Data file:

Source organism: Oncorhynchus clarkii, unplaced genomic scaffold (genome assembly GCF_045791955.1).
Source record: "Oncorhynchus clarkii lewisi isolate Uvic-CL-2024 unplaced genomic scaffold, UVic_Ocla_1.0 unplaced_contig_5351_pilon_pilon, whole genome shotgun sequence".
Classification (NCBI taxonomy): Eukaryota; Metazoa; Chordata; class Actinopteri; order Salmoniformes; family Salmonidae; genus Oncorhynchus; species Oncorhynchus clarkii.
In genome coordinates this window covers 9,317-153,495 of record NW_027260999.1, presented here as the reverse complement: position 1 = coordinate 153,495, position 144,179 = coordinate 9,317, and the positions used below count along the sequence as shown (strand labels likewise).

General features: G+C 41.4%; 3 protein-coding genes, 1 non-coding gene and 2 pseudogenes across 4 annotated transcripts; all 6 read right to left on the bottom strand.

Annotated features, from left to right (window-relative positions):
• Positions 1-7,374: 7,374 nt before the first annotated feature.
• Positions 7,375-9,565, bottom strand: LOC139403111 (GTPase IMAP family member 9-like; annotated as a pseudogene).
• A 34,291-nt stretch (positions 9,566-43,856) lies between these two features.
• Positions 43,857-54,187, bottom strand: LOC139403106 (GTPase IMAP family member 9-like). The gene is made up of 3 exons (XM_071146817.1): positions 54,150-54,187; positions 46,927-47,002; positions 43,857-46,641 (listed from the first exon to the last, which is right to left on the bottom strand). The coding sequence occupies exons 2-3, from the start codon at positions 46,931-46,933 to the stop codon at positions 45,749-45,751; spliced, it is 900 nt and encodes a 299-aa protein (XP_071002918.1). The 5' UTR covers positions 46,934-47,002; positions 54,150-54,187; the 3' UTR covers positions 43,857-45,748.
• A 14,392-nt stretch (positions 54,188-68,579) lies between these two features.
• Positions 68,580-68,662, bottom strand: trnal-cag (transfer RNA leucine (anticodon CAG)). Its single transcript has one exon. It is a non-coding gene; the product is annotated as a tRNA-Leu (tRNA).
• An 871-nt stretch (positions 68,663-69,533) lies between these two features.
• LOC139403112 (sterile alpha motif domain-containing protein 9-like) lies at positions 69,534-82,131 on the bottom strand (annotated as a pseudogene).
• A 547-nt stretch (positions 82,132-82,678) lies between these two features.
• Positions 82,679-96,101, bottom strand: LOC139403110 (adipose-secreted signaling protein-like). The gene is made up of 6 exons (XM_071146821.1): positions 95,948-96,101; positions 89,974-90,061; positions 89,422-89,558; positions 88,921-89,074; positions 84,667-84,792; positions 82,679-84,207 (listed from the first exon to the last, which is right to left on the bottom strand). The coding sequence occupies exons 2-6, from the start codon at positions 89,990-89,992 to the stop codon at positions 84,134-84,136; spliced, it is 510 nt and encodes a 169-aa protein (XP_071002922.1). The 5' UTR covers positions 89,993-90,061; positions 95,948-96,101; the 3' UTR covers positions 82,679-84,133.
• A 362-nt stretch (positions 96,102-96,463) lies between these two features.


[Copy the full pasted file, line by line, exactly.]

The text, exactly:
Source organism: Oncorhynchus clarkii, unplaced genomic scaffold (genome assembly GCF_045791955.1).
Source record: "Oncorhynchus clarkii lewisi isolate Uvic-CL-2024 unplaced genomic scaffold, UVic_Ocla_1.0 unplaced_contig_5351_pilon_pilon, whole genome shotgun sequence".
Classification (NCBI taxonomy): Eukaryota; Metazoa; Chordata; class Actinopteri; order Salmoniformes; family Salmonidae; genus Oncorhynchus; species Oncorhynchus clarkii.
In genome coordinates this window covers 9,317-153,495 of record NW_027260999.1, presented here as the reverse complement: position 1 = coordinate 153,495, position 144,179 = coordinate 9,317, and the positions used below count along the sequence as shown (strand labels likewise).

General features: G+C 41.4%; 3 protein-coding genes, 1 non-coding gene and 2 pseudogenes across 4 annotated transcripts; all 6 read right to left on the bottom strand.

Annotated features, from left to right (window-relative positions):
• Positions 1-7,374: 7,374 nt before the first annotated feature.
• Positions 7,375-9,565, bottom strand: LOC139403111 (GTPase IMAP family member 9-like; annotated as a pseudogene).
• A 34,291-nt stretch (positions 9,566-43,856) lies between these two features.
• Positions 43,857-54,187, bottom strand: LOC139403106 (GTPase IMAP family member 9-like). The gene is made up of 3 exons (XM_071146817.1): positions 54,150-54,187; positions 46,927-47,002; positions 43,857-46,641 (listed from the first exon to the last, which is right to left on the bottom strand). The coding sequence occupies exons 2-3, from the start codon at positions 46,931-46,933 to the stop codon at positions 45,749-45,751; spliced, it is 900 nt and encodes a 299-aa protein (XP_071002918.1). The 5' UTR covers positions 46,934-47,002; positions 54,150-54,187; the 3' UTR covers positions 43,857-45,748.
• A 14,392-nt stretch (positions 54,188-68,579) lies between these two features.
• Positions 68,580-68,662, bottom strand: trnal-cag (transfer RNA leucine (anticodon CAG)). Its single transcript has one exon. It is a non-coding gene; the product is annotated as a tRNA-Leu (tRNA).
• An 871-nt stretch (positions 68,663-69,533) lies between these two features.
• LOC139403112 (sterile alpha motif domain-containing protein 9-like) lies at positions 69,534-82,131 on the bottom strand (annotated as a pseudogene).
• A 547-nt stretch (positions 82,132-82,678) lies between these two features.
• Positions 82,679-96,101, bottom strand: LOC139403110 (adipose-secreted signaling protein-like). The gene is made up of 6 exons (XM_071146821.1): positions 95,948-96,101; positions 89,974-90,061; positions 89,422-89,558; positions 88,921-89,074; positions 84,667-84,792; positions 82,679-84,207 (listed from the first exon to the last, which is right to left on the bottom strand). The coding sequence occupies exons 2-6, from the start codon at positions 89,990-89,992 to the stop codon at positions 84,134-84,136; spliced, it is 510 nt and encodes a 169-aa protein (XP_071002922.1). The 5' UTR covers positions 89,993-90,061; positions 95,948-96,101; the 3' UTR covers positions 82,679-84,133.
• A 362-nt stretch (positions 96,102-96,463) lies between these two features.